We have a thoroughly ignorant story by Patrick Hennessy, which fails to mention a crucial fact: food labelling is EU competence and the "best before" labels cannot be dropped or seriously altered by HMG or Parliament or, even, that mighty organization the Food Standards Agency, which is not being abolished. (Though, to be fair, food labelling rules will now be implemented by DEFRA rather than the FSA.)
The legislation for food labelling, however, comes from that fountain of modern British legislation, the European Union, specifically,
of 20 March 2000, on the approximation of the laws of the Member States relating to the labelling, presentation and advertising of foodstuffs.
1. In accordance with Articles 4 to 17 and subject to the exceptions contained therein, indication of the following particulars alone shall be compulsory on the labelling of foodstuffs: ... (5) the date of minimum durability or, in the case of foodstuffs which, from the microbiological point of view, are highly perishable, the ‘use by’ date;So far as anyone knows that has not been changed, altered or abolished. This paper by DEFRA gives an efficient summary of the subject, emphasises the fact that food labelling is controlled and regulated by the EU and talks of the ongoing negotiations (ongoing for some years) for reform of the system at the European level, there not being any other alternative.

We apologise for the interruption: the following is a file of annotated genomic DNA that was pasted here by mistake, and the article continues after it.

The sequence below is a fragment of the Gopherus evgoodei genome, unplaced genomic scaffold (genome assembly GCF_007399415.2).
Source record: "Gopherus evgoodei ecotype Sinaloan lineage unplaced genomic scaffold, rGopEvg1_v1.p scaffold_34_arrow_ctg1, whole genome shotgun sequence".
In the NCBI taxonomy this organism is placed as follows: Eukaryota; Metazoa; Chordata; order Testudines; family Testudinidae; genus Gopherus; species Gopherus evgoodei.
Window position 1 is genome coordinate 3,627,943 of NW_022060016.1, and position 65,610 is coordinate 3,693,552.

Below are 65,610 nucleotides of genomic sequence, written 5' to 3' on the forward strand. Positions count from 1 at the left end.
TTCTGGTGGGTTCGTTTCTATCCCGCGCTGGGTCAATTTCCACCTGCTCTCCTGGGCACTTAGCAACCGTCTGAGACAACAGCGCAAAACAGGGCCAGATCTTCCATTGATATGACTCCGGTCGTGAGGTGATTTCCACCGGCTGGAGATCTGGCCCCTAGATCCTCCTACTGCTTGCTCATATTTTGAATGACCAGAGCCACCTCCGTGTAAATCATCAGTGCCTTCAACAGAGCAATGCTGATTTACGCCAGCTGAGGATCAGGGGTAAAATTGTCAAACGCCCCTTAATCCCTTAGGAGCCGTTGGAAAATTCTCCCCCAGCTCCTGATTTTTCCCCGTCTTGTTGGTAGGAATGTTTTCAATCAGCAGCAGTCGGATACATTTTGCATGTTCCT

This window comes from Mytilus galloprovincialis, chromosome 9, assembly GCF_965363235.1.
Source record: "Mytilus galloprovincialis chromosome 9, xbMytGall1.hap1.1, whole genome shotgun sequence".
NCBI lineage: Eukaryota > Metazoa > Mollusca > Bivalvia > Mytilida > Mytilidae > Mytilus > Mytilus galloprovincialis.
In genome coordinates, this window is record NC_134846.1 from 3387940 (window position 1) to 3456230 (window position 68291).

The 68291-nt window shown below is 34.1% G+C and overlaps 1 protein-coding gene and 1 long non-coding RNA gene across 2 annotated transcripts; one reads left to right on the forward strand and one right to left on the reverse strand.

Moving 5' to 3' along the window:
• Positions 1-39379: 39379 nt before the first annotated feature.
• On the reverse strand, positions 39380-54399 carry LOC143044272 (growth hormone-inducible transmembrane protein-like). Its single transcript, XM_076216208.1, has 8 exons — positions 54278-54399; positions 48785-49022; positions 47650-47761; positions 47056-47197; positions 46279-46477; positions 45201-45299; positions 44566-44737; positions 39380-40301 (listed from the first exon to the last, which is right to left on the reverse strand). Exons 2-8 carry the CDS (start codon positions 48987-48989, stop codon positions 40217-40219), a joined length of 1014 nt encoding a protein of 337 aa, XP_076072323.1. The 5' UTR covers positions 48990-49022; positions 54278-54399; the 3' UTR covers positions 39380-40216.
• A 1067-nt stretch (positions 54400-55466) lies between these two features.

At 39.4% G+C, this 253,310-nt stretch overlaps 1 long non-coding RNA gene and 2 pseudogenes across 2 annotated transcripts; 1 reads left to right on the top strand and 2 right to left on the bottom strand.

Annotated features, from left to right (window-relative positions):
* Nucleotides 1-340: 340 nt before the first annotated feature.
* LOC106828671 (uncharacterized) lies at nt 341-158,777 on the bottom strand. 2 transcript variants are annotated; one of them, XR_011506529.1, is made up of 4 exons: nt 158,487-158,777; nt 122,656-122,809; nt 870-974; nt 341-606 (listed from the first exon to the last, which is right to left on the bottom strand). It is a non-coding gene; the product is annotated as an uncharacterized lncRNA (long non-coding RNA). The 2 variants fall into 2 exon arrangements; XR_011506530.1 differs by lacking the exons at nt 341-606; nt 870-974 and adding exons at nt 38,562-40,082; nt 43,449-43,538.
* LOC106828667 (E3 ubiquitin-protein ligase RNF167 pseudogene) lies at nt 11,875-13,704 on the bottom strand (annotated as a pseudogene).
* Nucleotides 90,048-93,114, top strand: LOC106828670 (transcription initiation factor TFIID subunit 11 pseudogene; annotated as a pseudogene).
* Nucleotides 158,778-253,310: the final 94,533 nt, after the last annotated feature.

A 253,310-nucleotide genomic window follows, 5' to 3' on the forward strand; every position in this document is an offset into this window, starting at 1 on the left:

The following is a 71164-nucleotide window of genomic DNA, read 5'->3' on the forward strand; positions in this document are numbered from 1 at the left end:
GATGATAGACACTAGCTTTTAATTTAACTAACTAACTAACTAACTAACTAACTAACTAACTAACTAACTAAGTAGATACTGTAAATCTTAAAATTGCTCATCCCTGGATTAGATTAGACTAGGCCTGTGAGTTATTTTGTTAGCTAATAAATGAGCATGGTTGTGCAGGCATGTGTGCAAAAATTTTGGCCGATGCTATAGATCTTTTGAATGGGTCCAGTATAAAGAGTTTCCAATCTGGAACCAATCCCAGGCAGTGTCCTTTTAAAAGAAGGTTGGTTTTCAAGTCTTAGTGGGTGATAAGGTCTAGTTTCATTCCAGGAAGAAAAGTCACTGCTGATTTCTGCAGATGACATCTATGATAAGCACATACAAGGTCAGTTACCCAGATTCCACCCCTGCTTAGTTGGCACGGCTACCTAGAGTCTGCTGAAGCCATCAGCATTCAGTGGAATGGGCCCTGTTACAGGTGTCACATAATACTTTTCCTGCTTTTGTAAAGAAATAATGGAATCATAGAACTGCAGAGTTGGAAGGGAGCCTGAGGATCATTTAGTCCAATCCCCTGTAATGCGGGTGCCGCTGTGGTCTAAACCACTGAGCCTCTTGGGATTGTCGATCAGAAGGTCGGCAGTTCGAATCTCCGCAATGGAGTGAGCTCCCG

As a matter of fact, we have been here before. Periodically, the subject of food labelling comes up, hacks and politicians get excited and make promises, then everything dies down as everybody realizes that this is not something our own Parliament can legislate on.
What do we see here? The same ridiculous story, this time by Louise Gray, on June 10, 2009. It looks like the Telegraph believes in recycling stories as well as everything else. That time Lord Willoughby de Broke asked a Written Question about it in the House of Lords:
To ask Her Majesty's Government whether their proposals to clarify the "best before", "sell by" and "use by" recommendations on food products in retail outlets require the permission of the European Commission.The answer was short and to the point:
Permission of the European Commission is not required as we are working within existing European Union law.So, that's that. Can we now leave this subject alone or start saying something sensible about it? UPDATE: There is more on the subject over on EURef.
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